Equal Employment OpportunityGeneral

Flexible Working Arrangements – How Flexible Should Employers Be?


Requests by employees for flexible working arrangements have become more and more popular since the introduction of this right as part of the National Employment Standards. Traditionally, such requests were most common amongst working mothers and employees with carer responsibilities. Nowadays it is common for all types of employees to utilise flexible working arrangements for a variety of different reasons. In our experience, many employers are more than willing to consider and, where they are able to do so, accommodate requests for flexible working arrangements. In some cases, however, the operational demands of the business simply do not permit an employer to agree to such requests. In these circumstances, an employer can refuse a request for flexible working arrangements on reasonable business grounds. In this week’s alert, we examine the formal requirements under the Fair Work Act 2009 (Cth) (“FW Act”) to deal with a request for flexible working arrangements and the potential risks of declining a proper request without proper reasons.

In order to understand the required decision-making process employers should follow when determining a request for flexible working arrangements, it is imperative to note that such requests may cover an array of employment matters, including but not limited to:

  • hours of work (e.g. changes to start and finish times);
  • move from full time to part-time work;
  • patterns of work (e.g. split shifts or job sharing); or
  • locations of work (e.g. working from home).

Employees who have been employed with the same employer on a continuous basis for at least 12 months are eligible to make a request for flexible working arrangements provided that they:

  • are the parent, or have responsibility for the care, of a child who is school aged or younger;
  • are a carer (under the Carer Recognition Act 2010);
  • have a disability (and are qualified for a disability support pension under the Social Security Act 1991);
  • are over 54 years of age;
  • are experiencing family or domestic violence; or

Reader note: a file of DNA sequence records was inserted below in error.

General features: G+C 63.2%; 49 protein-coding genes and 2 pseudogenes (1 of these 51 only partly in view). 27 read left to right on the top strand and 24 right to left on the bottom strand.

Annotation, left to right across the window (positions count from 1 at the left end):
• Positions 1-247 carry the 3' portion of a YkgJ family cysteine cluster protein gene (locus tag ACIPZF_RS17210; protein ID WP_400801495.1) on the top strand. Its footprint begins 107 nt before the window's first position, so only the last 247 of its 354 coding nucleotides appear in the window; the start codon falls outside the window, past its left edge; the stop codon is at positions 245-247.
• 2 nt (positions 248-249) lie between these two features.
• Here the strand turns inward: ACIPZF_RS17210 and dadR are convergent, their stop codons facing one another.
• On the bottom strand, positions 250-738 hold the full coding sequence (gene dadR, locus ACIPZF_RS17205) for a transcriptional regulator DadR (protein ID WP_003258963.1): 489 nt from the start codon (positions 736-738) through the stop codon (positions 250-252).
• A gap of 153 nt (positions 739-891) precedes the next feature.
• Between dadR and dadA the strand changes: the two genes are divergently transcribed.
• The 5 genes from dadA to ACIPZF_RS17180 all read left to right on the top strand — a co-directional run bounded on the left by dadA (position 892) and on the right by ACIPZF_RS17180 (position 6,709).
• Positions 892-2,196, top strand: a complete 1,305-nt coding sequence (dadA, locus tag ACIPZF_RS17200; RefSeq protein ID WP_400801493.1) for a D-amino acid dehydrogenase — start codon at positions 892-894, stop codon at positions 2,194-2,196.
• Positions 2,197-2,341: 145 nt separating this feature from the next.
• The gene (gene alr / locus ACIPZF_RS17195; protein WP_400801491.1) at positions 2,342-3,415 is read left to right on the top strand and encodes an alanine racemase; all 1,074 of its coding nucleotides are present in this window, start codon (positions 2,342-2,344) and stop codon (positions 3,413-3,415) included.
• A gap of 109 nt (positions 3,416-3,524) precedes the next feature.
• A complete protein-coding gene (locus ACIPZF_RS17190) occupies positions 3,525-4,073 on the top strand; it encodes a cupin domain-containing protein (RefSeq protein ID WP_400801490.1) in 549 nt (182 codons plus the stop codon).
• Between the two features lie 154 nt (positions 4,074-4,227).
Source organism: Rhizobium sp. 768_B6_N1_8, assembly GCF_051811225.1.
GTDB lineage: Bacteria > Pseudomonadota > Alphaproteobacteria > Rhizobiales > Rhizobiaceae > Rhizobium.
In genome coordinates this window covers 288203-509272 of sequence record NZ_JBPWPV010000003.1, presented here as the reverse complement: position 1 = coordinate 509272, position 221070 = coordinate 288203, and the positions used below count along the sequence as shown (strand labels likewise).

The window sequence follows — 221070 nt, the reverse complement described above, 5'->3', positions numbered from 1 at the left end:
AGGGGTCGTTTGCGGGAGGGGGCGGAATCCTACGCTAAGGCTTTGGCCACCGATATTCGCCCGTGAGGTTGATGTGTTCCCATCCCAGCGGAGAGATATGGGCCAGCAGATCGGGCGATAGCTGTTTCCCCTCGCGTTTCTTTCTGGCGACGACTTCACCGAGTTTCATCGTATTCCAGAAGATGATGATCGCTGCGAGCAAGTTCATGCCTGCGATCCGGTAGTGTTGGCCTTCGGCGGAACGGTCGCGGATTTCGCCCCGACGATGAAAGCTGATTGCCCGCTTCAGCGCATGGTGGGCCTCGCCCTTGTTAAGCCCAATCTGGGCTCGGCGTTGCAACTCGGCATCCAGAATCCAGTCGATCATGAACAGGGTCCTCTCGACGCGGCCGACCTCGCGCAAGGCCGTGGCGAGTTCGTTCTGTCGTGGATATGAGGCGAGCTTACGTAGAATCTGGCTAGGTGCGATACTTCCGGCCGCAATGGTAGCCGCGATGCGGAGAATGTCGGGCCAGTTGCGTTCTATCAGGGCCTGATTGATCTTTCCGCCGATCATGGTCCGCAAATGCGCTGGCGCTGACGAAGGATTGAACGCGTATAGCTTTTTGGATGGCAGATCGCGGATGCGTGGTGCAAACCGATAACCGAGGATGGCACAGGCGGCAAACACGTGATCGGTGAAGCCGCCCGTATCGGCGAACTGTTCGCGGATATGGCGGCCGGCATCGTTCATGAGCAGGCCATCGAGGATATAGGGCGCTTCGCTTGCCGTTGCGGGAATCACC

• provide care or support to a member of their household or immediate family who requires care and support because of family or domestic violence.

Notably, casual employees who have been working for the same employer for at least 12 months can make a request for flexible working arrangement where they have worked “regularly and systematically” over the relevant period, and have a reasonable expectation of continuing work with the employer on a regular and systematic basis.

If an employee is eligible to request flexible working arrangements, they are required under the FW Act to make any such request in writing and to set out the details and reasons for the changes requested. An employer in receipt of a request for flexible working arrangements must provide a written response to the employee within 21 days, stating whether the request is approved or refused. Employers may refuse a request only on “reasonable business grounds”, and in accordance with section 65(5) of the FW Act, are required to provide written reasons for the refusal.

There is currently no definition of “reasonable business grounds” for the purposes of refusing a request in the FW Act. However, the explanatory memorandum to the FW Act provides the following examples of what may constitute a reasonable basis for refusal:

  • the effect on the workplace and the employer’s business of approving the request, including the financial impact of doing so and the impact on efficiency, productivity and customer service;